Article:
As part of the nation's revived interest in the construction of war memorials honoring veterans, the National D-Day Memorial Foundation raised funds for this monument to commemorate the World War II soldiers of D-Day. Bedford was chosen as the site of the National D-Day Memorial because on that day it lost more soldiers per capita than any other American community. The Town of Bedford donated eleven acres of land for the memorial. Within the spacious drive that encircles the memorial, the most dramatic components are the Overlord Arch plaza and the large plaza commemorating the Landing on D-Day. The arch is an evocation of the invasion's code name, Overlord. Its colors of black and white were those used to identify the Allied Forces' planes on D-Day. Jim Brothers of Kansas sculpted the memorial's tableau of young soldiers at the beach landings. It presents a dramatic and unusually realistic presentation of the tragic aspects of the invasion.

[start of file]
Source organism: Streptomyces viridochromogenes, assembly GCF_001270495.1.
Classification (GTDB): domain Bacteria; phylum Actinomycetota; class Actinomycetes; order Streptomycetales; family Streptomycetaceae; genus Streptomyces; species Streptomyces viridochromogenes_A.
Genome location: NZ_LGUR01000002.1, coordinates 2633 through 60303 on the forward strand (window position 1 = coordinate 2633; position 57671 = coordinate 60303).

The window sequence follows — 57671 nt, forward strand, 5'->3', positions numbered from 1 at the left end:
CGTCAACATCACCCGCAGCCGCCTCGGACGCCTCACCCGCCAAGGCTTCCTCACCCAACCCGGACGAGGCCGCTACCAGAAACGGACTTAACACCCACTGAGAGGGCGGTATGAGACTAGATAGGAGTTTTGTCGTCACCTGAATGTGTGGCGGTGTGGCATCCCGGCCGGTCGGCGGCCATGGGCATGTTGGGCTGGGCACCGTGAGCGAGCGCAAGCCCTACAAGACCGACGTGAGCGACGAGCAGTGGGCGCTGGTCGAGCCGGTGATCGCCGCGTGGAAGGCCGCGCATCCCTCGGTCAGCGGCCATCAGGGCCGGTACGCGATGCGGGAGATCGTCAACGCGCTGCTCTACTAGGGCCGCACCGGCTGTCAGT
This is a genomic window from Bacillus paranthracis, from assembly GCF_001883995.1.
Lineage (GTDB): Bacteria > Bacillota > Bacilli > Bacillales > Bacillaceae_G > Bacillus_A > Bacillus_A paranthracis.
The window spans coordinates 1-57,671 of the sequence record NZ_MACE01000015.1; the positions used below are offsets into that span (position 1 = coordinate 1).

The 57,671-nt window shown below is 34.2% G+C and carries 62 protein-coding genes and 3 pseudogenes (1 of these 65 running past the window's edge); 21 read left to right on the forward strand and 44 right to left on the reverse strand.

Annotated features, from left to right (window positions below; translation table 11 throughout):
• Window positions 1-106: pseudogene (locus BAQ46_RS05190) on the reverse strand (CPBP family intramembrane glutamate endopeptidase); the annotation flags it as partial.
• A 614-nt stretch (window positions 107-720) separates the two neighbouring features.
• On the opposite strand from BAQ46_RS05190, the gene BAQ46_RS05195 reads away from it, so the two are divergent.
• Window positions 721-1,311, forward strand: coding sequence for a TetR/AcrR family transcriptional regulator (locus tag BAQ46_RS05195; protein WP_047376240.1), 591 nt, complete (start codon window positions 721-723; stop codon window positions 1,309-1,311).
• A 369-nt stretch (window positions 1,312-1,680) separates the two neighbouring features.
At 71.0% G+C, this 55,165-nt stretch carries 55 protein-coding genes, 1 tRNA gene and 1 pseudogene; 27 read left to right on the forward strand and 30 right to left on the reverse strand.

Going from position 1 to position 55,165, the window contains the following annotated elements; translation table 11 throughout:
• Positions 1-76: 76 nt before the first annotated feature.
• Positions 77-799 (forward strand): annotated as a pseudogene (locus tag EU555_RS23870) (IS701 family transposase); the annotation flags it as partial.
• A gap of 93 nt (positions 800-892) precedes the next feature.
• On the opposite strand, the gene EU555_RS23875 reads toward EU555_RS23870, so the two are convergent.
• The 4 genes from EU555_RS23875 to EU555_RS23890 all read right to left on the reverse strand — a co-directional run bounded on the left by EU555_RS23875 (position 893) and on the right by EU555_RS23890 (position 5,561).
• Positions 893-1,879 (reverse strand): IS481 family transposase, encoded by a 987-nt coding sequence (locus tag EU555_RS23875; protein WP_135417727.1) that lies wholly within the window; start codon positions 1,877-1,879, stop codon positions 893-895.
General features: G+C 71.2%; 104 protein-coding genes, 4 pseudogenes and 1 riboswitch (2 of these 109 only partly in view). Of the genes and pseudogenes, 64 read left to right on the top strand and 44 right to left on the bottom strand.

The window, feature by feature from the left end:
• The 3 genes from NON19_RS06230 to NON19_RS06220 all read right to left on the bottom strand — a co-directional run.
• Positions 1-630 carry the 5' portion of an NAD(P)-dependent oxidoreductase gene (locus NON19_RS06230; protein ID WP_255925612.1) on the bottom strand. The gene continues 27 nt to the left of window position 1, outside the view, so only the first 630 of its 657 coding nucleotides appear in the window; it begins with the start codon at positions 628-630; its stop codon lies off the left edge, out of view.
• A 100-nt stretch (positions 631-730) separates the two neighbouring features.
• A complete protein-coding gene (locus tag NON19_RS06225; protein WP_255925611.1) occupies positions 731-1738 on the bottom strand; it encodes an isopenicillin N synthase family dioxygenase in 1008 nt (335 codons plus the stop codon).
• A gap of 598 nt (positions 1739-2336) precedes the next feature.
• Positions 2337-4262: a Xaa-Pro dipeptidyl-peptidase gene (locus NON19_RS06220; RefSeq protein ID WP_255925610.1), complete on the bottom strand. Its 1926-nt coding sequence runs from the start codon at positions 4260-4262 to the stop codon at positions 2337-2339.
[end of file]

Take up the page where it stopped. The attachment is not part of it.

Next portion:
You are here
National D-Day Memorial
If SAH Archipedia has been useful to you, please consider supporting it.
SAH Archipedia tells the story of the United States through its buildings, landscapes, and cities. This freely available resource empowers the public with authoritative knowledge that deepens their understanding and appreciation of the built environment. But the Society of Architectural Historians, which created SAH Archipedia with University of Virginia Press, needs your support to maintain the high-caliber research, writing, photography, cartography, editing, design, and programming that make SAH Archipedia a trusted online resource available to all who value the history of place, heritage tourism, and learning.